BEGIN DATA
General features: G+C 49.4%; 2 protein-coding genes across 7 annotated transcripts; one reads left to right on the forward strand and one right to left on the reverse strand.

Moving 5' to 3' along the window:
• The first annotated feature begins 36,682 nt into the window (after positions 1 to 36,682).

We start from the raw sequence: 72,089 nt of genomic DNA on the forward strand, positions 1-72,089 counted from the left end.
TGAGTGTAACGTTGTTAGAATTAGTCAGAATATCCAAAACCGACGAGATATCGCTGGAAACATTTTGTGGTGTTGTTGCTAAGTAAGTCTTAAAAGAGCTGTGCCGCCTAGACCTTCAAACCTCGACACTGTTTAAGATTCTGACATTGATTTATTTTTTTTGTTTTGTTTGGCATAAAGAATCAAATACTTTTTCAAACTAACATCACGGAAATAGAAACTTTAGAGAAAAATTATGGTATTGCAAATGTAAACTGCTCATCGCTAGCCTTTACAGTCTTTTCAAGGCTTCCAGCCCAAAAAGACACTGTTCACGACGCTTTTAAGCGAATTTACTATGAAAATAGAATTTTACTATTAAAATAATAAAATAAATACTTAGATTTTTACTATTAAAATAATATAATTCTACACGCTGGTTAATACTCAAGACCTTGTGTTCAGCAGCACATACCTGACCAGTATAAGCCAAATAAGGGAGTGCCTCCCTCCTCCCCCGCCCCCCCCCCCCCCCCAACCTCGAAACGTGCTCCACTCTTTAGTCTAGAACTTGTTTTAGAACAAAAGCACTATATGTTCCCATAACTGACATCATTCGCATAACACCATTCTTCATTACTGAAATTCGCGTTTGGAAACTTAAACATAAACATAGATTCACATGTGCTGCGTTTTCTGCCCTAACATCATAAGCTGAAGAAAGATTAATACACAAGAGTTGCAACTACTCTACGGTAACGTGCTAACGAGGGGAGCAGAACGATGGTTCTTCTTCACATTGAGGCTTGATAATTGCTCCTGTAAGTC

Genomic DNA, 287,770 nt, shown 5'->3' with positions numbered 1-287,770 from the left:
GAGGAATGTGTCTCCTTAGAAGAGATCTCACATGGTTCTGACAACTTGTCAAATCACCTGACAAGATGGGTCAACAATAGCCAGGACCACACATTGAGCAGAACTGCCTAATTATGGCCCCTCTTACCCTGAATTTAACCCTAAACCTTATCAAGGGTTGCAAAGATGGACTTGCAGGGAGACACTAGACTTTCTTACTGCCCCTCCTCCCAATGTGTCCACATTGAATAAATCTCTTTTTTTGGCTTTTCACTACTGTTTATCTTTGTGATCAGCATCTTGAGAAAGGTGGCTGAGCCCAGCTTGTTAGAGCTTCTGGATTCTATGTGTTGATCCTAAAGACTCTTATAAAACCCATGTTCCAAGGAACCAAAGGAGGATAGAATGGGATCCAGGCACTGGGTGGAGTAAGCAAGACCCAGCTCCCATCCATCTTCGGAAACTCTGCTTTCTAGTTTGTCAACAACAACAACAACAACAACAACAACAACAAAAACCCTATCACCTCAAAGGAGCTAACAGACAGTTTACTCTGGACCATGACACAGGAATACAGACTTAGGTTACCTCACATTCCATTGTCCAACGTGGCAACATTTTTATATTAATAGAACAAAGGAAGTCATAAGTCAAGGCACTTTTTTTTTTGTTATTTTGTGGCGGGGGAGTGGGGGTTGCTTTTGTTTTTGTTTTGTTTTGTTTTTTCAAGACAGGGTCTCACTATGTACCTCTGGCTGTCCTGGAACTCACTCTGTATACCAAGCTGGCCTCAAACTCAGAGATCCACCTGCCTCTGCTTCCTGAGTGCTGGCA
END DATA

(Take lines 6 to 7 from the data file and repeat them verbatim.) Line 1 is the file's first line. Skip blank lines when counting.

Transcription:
Genomic DNA, 287,770 nt, shown 5'->3' with positions numbered 1-287,770 from the left:
GAGGAATGTGTCTCCTTAGAAGAGATCTCACATGGTTCTGACAACTTGTCAAATCACCTGACAAGATGGGTCAACAATAGCCAGGACCACACATTGAGCAGAACTGCCTAATTATGGCCCCTCTTACCCTGAATTTAACCCTAAACCTTATCAAGGGTTGCAAAGATGGACTTGCAGGGAGACACTAGACTTTCTTACTGCCCCTCCTCCCAATGTGTCCACATTGAATAAATCTCTTTTTTTGGCTTTTCACTACTGTTTATCTTTGTGATCAGCATCTTGAGAAAGGTGGCTGAGCCCAGCTTGTTAGAGCTTCTGGATTCTATGTGTTGATCCTAAAGACTCTTATAAAACCCATGTTCCAAGGAACCAAAGGAGGATAGAATGGGATCCAGGCACTGGGTGGAGTAAGCAAGACCCAGCTCCCATCCATCTTCGGAAACTCTGCTTTCTAGTTTGTCAACAACAACAACAACAACAACAACAACAACAAAAACCCTATCACCTCAAAGGAGCTAACAGACAGTTTACTCTGGACCATGACACAGGAATACAGACTTAGGTTACCTCACATTCCATTGTCCAACGTGGCAACATTTTTATATTAATAGAACAAAGGAAGTCATAAGTCAAGGCACTTTTTTTTTTGTTATTTTGTGGCGGGGGAGTGGGGGTTGCTTTTGTTTTTGTTTTGTTTTGTTTTTTCAAGACAGGGTCTCACTATGTACCTCTGGCTGTCCTGGAACTCACTCTGTATACCAAGCTGGCCTCAAACTCAGAGATCCACCTGCCTCTGCTTCCTGAGTGCTGGCA